Polish legislative election, 1989

The Polish legislative election of 1989 was the tenth election to the Sejm, the parliament of the Polish People’s Republic, and the first election to the recreated Senate of Poland. The first round took place on 4 June. Second round on 18 June. It was the closest thing to a free election in the country since 1928, and the first since the communist Polish United Workers Party abandoned its monopoly of power in April.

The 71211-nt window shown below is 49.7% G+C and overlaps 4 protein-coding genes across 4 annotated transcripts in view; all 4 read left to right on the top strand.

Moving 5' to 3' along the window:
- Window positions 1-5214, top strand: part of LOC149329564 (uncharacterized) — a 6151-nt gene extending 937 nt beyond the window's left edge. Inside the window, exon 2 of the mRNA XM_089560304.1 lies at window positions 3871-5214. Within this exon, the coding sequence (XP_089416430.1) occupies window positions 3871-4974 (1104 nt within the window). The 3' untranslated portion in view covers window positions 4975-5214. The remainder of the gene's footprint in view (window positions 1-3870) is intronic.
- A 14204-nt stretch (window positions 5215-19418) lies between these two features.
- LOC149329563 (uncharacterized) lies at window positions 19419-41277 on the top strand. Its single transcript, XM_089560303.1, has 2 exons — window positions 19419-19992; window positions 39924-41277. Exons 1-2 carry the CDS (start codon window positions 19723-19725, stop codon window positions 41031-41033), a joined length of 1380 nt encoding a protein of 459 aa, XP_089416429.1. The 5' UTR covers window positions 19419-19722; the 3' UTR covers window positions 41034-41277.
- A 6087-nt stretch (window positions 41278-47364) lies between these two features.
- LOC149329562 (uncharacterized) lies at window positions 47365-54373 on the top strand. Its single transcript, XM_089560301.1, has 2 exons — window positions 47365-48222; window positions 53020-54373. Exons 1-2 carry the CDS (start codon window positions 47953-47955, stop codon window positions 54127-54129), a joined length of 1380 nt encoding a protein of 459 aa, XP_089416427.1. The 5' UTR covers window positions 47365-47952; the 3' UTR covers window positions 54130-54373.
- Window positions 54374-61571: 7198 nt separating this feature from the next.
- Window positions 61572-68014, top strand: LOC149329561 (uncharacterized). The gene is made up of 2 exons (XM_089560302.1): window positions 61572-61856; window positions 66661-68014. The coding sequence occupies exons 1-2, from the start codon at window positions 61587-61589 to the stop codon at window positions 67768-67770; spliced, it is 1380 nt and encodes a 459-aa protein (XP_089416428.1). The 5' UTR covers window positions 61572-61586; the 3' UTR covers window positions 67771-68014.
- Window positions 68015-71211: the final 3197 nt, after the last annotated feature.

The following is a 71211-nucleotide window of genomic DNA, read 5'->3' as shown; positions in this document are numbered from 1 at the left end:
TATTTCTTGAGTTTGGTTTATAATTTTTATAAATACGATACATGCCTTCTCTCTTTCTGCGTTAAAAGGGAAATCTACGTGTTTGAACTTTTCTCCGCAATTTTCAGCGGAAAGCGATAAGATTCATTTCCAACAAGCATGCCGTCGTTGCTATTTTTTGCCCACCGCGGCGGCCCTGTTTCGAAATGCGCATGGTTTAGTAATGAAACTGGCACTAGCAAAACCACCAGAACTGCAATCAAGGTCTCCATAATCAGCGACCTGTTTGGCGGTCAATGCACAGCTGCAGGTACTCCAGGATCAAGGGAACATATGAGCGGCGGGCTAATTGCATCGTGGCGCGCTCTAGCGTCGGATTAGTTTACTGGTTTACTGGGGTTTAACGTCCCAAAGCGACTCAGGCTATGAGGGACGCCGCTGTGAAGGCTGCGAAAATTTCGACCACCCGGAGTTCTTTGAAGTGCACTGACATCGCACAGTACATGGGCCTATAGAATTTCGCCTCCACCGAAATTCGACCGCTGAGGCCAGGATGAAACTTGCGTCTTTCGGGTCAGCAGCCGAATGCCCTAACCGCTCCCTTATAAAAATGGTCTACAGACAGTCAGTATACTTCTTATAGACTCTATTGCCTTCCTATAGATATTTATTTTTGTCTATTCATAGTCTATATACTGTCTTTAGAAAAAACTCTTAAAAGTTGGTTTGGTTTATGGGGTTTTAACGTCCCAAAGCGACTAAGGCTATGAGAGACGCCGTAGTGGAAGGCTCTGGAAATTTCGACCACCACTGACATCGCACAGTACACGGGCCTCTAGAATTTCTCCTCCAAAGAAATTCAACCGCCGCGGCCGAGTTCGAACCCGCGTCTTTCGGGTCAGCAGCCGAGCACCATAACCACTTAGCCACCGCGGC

Not all parliamentary seats were contested, but the resounding victory of the Solidarity opposition in the freely contested races paved the way to the fall of Communism in Poland. It swept all of the freely contested seats in the Sejm, and all except for one seat in the entirely freely-contested Senate. In the election’s aftermath, Poland became the first country of the Eastern Bloc in which democratically elected representatives gained real power. Although the elections were not entirely democratic, they paved the way for creation of Tadeusz Mazowiecki’s cabinet and a peaceful transition to democracy in Poland and elsewhere in Central and Eastern Europe, which was confirmed after the Polish parliamentary elections of 1991.